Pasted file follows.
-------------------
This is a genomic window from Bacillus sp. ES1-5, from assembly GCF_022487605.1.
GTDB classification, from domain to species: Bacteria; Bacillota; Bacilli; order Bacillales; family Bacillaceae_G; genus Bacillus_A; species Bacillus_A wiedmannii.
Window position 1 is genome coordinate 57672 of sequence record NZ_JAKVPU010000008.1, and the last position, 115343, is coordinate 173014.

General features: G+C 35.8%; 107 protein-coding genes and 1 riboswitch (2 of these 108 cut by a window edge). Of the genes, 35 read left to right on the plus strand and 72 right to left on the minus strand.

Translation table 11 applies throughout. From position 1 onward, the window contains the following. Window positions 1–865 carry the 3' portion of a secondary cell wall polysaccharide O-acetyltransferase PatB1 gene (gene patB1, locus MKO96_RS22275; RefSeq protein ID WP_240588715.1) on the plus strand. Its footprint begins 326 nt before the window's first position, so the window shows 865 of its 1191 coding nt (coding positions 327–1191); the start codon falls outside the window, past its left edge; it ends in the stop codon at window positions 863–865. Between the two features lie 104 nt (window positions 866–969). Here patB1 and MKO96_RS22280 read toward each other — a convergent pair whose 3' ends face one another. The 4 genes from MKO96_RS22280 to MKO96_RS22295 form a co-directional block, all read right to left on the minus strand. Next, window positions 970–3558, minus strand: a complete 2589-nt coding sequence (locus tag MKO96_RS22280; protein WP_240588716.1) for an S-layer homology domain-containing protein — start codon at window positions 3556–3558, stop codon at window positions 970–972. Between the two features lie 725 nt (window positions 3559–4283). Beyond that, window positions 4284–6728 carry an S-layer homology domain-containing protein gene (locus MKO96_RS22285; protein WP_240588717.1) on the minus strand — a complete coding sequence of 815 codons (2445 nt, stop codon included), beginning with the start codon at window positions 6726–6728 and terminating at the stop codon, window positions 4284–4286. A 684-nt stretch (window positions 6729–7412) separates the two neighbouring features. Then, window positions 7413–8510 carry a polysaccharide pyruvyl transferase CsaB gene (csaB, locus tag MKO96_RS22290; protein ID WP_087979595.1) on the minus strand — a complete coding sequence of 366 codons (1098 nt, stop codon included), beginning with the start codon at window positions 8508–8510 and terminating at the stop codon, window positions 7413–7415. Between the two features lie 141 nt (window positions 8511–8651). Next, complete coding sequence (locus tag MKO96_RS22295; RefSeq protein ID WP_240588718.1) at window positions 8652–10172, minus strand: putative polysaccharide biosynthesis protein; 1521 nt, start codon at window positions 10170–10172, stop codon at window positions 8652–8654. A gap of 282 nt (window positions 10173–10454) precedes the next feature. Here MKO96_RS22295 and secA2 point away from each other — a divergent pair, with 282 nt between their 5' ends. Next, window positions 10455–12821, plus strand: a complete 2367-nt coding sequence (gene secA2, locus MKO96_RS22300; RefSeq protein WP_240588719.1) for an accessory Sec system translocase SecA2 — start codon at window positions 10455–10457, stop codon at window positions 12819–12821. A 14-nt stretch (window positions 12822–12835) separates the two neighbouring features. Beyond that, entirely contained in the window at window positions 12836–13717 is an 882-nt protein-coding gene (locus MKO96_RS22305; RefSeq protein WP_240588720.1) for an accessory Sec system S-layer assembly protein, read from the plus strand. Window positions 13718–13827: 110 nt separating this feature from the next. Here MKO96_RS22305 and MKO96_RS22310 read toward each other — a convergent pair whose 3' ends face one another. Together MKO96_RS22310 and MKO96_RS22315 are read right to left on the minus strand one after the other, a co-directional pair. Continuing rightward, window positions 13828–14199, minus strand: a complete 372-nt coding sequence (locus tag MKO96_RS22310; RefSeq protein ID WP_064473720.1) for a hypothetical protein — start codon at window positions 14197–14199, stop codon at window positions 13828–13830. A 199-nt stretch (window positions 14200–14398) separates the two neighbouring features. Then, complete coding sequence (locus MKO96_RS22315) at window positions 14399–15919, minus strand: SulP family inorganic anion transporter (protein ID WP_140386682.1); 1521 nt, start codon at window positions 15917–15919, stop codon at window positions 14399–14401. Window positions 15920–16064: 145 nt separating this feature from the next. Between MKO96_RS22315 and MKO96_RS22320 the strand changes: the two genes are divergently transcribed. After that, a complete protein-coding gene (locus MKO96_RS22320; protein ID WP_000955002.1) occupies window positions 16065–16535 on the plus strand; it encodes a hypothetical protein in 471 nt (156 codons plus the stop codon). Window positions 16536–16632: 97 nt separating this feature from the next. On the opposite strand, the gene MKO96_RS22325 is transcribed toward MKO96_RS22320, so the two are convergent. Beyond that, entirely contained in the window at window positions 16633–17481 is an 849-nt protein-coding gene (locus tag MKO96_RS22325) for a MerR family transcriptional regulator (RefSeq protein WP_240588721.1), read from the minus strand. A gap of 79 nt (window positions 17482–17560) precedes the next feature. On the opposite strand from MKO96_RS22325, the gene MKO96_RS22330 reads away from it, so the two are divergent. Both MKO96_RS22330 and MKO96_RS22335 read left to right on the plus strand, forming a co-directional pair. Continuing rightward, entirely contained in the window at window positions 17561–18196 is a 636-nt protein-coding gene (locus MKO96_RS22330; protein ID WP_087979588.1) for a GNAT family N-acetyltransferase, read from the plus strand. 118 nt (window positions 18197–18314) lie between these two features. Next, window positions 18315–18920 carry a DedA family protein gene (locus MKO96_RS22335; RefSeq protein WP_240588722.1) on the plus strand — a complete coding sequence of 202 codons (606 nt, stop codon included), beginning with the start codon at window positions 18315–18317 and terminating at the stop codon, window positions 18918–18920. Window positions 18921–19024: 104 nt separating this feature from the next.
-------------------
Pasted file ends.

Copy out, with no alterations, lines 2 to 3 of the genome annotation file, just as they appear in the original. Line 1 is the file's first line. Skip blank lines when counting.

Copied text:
GTDB classification, from domain to species: Bacteria; Bacillota; Bacilli; order Bacillales; family Bacillaceae_G; genus Bacillus_A; species Bacillus_A wiedmannii.
Window position 1 is genome coordinate 57672 of sequence record NZ_JAKVPU010000008.1, and the last position, 115343, is coordinate 173014.